Posted on by lizbiro in Chefs, downtown Wilmington, Farmers markets, Food festivals, Local food, Restaurants, Uncategorized Leave a comment

Food truck news: rally, new wheels and a restaurant!

TruckARooEventLogoAnother food truck rally is rolling into downtown Wilmington. Meantime, chef Keith Rhodes of well-known Catch restaurant is working on another food truck, and yummy Mex food truck La Bella Airosa is so successful it’s adding a restaurant to its food truck business!

Five food trucks are scheduled to compete in the third Truck-A-Roo, an event that lets diners vote for their favorite food truck.

Truck-A-Roo organizer Pipeline Event Management of Wilmington announced the latest date, scheduled 4 to 8 p.m. Nov. 2, 2013, at 101 N. Front St. in downtown Wilmington.

As with the previous two Truck-A-Roo rallies, the first in November 2012 and the second in June 2013, diners purchase a “sample ticket,” which costs $12 in advance or $15 at the gate. Ticket holders may try fare at each truck and then vote for their favorite taste.

The public needn’t purchase a ticket to attend Truck-A-Roo. Admission to the event, which includes beer sales and live bands, is free. Attendees who do not have tickets may purchase food from each truck.

Flaming Amy's Sacred Burrito Bus owner Jay Muxworthy taking first prize at the first Truck-a-Roo.

Flaming Amy’s Sacred Burrito Bus owner Jay Muxworthy taking first prize at the first Truck-a-Roo.

Participating trucks are Catch The Food Truck, The Patty Wagon burgers, Truck-a-Roo champ Flaming Amy’s Sacred Burrito Bus, Tacos El Nene and multi-award-winning Poor Piggy’s BBQ.

Look for a new food truck on the horizon!

Catch owner/chef Keith Rhodes is promising “hot chicken” and “sexy wings” on his approaching Wing Star food truck. The bright orange truck’s slogan is “Party Like a Wing Star!” Rhodes reported that he is still upfitting the truck, which he said is “coming together.” He has not announced a debut date.

Some restaurants have jumped on the food truck trend for catering. P.T.’s Olde Fashioned Grille is among them. The local burger chain’s truck is “used exclusively for parties, corporate events, private events, and lunch at the office. This food trailer is fully functional to cook our famous burgers, chicken sandwiches and fries on site!” according to the P.T.’s website.

Other trucks have inspired new restaurants. Recently, the owners of two trucks named La Bella Airosa purchased the 3500 N. Kerr Ave. building that once housed Pearl’s Seafood and Catering.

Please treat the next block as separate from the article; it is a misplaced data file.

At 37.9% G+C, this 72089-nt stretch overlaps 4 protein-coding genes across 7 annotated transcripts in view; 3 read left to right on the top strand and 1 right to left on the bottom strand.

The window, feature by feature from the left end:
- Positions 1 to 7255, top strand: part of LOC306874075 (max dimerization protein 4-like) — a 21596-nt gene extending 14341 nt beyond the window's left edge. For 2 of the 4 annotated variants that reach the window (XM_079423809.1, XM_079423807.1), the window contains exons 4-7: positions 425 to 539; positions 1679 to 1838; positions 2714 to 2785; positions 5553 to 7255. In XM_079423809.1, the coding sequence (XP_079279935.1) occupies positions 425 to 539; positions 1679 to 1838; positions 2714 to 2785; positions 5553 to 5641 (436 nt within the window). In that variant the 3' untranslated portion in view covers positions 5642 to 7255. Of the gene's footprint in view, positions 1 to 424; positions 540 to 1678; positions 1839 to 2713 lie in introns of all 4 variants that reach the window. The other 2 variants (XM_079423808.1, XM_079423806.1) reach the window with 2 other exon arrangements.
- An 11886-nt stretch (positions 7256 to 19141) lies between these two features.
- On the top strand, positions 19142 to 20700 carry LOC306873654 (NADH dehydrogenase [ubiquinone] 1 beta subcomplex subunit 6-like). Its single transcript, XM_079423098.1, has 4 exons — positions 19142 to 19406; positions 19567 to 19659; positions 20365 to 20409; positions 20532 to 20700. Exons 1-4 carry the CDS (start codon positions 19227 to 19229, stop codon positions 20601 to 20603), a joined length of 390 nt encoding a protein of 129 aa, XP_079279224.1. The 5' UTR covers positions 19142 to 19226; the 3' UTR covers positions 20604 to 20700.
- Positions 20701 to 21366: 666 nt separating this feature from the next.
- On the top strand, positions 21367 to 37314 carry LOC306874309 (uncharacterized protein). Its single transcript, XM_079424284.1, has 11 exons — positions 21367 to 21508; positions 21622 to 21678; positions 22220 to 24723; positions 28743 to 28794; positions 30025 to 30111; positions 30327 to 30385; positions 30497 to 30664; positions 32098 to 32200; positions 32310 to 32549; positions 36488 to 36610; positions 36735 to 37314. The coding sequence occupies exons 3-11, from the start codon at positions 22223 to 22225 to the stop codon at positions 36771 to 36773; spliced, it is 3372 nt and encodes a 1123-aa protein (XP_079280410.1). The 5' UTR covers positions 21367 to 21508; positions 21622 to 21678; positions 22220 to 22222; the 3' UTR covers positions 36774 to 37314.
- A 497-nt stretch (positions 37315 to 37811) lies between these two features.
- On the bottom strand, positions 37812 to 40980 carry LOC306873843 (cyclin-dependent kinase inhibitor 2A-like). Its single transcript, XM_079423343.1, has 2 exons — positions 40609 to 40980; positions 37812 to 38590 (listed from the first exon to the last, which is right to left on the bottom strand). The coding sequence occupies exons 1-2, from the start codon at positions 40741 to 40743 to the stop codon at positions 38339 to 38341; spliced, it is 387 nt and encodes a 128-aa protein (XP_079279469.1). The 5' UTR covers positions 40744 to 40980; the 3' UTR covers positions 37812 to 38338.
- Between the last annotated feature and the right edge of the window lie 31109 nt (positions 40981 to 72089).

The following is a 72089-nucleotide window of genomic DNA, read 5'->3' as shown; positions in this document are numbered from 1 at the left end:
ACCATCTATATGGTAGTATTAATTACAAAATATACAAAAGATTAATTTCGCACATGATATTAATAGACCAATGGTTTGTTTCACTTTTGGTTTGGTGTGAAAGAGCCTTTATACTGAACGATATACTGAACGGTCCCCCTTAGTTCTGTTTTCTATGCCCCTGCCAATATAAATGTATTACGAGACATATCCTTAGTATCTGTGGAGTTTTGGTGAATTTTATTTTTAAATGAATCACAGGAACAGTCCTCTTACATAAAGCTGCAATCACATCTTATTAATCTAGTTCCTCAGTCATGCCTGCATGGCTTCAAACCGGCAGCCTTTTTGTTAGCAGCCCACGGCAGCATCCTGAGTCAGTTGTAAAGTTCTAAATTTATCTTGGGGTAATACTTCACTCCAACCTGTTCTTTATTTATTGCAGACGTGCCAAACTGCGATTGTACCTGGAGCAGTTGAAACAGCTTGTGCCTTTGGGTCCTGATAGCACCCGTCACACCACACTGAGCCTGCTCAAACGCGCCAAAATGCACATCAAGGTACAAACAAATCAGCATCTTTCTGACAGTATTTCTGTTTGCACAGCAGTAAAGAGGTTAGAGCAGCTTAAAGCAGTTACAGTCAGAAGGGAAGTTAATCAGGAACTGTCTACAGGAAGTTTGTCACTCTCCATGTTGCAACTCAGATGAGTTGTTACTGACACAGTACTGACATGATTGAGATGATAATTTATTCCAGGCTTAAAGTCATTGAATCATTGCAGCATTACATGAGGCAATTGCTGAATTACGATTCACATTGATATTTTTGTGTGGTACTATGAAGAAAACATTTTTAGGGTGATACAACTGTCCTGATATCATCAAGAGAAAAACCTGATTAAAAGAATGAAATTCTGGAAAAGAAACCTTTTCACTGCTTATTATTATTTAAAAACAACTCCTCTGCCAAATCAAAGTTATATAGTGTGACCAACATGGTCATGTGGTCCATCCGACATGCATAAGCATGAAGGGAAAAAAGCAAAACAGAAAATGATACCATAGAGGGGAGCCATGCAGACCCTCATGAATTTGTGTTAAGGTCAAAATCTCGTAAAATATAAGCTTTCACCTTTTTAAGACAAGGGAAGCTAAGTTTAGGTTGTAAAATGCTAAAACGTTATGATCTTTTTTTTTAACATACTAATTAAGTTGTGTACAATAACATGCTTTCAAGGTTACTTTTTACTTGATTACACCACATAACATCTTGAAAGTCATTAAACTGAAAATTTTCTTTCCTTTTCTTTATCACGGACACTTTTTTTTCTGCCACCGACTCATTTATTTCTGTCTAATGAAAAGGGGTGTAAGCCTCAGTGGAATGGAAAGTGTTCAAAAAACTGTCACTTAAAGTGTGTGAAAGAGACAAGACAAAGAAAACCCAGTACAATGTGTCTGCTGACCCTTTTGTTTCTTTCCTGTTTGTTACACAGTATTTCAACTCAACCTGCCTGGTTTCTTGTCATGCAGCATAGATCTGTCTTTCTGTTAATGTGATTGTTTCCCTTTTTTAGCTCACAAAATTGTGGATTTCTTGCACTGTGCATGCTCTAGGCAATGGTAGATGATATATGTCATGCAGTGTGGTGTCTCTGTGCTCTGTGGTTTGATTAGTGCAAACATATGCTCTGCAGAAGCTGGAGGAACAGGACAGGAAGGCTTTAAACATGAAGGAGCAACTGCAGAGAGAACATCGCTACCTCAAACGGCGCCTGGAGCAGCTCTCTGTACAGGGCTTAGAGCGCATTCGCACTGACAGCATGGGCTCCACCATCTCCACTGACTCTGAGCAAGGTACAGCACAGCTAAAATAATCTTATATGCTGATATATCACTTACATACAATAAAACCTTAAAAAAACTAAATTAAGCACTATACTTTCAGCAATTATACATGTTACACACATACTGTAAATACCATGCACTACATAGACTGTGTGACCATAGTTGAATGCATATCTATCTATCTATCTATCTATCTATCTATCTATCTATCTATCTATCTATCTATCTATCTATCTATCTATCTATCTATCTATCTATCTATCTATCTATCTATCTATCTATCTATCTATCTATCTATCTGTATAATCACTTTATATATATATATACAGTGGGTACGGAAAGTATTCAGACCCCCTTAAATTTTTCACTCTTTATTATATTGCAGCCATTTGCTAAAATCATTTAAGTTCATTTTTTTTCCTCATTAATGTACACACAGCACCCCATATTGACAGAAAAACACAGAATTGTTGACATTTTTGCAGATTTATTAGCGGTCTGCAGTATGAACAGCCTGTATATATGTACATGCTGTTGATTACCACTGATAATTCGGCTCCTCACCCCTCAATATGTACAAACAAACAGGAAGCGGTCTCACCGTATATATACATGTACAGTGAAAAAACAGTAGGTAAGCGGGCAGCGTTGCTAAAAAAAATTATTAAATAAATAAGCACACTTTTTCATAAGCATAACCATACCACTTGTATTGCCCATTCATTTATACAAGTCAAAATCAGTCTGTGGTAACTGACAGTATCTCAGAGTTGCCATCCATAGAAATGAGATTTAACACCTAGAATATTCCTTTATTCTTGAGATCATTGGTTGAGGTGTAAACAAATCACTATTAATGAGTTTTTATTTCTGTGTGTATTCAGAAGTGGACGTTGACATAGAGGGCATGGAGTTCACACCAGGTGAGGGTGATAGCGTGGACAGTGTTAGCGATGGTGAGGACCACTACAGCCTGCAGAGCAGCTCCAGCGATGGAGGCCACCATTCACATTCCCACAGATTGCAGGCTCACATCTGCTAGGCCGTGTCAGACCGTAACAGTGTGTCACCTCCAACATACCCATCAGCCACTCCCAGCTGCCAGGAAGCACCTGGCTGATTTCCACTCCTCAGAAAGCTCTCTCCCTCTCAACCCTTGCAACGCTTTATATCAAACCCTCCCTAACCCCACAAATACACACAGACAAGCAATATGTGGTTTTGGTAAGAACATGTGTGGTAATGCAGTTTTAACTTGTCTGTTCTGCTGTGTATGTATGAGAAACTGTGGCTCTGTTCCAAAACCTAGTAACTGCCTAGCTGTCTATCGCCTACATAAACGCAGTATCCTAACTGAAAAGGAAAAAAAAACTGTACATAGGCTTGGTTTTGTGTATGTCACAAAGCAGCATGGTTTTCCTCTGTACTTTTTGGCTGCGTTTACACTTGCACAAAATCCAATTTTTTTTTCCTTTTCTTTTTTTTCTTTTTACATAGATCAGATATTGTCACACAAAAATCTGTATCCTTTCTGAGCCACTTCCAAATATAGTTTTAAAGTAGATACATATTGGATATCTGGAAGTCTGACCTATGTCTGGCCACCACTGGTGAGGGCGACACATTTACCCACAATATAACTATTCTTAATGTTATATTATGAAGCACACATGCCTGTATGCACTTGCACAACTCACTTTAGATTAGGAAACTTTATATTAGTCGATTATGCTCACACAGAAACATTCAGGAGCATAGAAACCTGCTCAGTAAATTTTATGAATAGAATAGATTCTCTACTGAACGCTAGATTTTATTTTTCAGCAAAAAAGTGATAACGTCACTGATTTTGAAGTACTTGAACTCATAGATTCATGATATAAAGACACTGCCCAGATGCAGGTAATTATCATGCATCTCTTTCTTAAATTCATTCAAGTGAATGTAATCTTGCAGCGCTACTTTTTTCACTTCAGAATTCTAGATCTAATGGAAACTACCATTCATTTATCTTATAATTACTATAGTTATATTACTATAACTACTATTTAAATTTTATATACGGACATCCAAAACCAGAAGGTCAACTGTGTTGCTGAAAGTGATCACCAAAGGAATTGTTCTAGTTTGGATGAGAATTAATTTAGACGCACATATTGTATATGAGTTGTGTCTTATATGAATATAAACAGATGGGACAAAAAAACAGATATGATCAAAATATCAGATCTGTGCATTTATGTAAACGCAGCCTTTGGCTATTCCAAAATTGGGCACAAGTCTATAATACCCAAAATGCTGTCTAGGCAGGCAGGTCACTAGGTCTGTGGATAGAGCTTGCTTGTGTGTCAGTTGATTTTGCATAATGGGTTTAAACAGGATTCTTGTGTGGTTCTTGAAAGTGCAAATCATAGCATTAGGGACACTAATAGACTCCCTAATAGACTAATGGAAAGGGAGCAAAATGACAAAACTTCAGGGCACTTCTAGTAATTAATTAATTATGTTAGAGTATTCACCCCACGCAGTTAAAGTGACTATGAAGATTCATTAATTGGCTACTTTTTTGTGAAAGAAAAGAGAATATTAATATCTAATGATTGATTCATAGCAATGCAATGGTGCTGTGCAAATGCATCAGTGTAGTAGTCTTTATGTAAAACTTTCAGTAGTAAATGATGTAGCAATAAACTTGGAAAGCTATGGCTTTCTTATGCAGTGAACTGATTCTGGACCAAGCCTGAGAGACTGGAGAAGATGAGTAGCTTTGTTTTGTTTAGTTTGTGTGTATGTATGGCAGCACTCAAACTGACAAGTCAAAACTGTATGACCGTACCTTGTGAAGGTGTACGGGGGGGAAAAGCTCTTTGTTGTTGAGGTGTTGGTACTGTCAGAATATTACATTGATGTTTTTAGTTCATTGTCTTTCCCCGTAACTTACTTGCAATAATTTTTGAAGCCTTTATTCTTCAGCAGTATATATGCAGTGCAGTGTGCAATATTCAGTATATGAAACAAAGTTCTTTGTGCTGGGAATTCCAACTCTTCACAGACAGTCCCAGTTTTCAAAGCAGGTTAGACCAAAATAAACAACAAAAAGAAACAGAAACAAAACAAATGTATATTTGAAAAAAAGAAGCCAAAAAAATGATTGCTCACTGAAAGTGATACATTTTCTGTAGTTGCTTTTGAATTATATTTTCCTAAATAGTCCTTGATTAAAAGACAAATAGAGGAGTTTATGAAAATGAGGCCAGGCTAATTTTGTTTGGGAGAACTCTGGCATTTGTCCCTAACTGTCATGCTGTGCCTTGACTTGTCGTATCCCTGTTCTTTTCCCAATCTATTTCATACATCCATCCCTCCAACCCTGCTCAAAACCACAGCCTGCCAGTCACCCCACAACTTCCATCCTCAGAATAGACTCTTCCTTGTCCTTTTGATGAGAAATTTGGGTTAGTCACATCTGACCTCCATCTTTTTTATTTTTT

With around 7,000 square feet, the brick-and-mortar restaurant is large enough for 150 people, said Erik Romero, who operates the La Bella Airosa trucks with his parents and two brothers.The restaurant, of the same name as the trucks, will allow the family to expand the menu and offer more of La Bella Airosa’s current menu favorites such as tamales, which are served on Friday. Get there early, as service starts at 11 a.m. and the tamales are usually gone by 2 p.m., Romero said.

Chef Keith Rhodes is getting his Wing Star wheels rolling (Photo by Wing Star).

Chef Keith Rhodes is getting his Wing Star wheels rolling (Photo by Wing Star).

“Our speciaty is making everything from scratch: handmade tortillas, sauces homemade, everything pretty much fresh,” Romero said.

The mobile units will continue to operate when La Bella Airosa the restaurant opens in a few months, perhaps before the year’s end, Romero said.

One La Bella Airosa truck serves lunch and dinner in a parking lot on north Market Street, between Lullwater Drive and New Bern Street. The truck stays there late into the night on weekends.

The other truck parks near Wilco Hess and Intrepid Hardward on U.S. 117, near the N.C. 210 intersection at Rocky Point., Romero said.

The Romeros hail from the town of Pachuca, in the central Mexican state of Hidalgo. The windy town’s nickname is La Bella Airosa, or The Windy Beauty, Romero said.

Posted on by lizbiro in barbecue, Chefs, Downtown, downtown Wilmington, Food trucks, Midtown Wilmington, Uptown Wilmington Leave a comment

Make cream puffs like a professional pastry chef

Who you calling a cream puff?

Delicate, airy and light as they are, those little round pastries that encapsulate cream are in no way weaklings. They’re among the most capable and dependable — and easy — elements of great cocktail and dinner parties, whether served as a savory or as a dessert.

Pate a choux filled with pastry cream for a classic cream puff.

Pate a choux filled with pastry cream for a classic cream puff.

I was reminded of this recently while helping out in the Hot Pink Cake Stand kitchen. Owner and chief pastry chef Jody Carmichael was preparing gougeres, pronounced “goo-ZHAIR” for a recent wine tasting at the downtown Wilmington bakery. The nibbles require the same dough used for cream puffs. It’s called “pate a choux,” pronounced “pat-a-shoo.” For gougeres, finely shredded Gruyere cheese is blended into the dough and sprinkled on top before baking.

Years ago, I read a book that described how a kitchen intern working in France was required to stir the pate a choux. In his memory, the task was difficult. No doubt, he faced a huge bowl. Home cooks needn’t panic at his experience. Stirring small batches takes little time and strength while still producing professional pastry chef results.

The process is simple.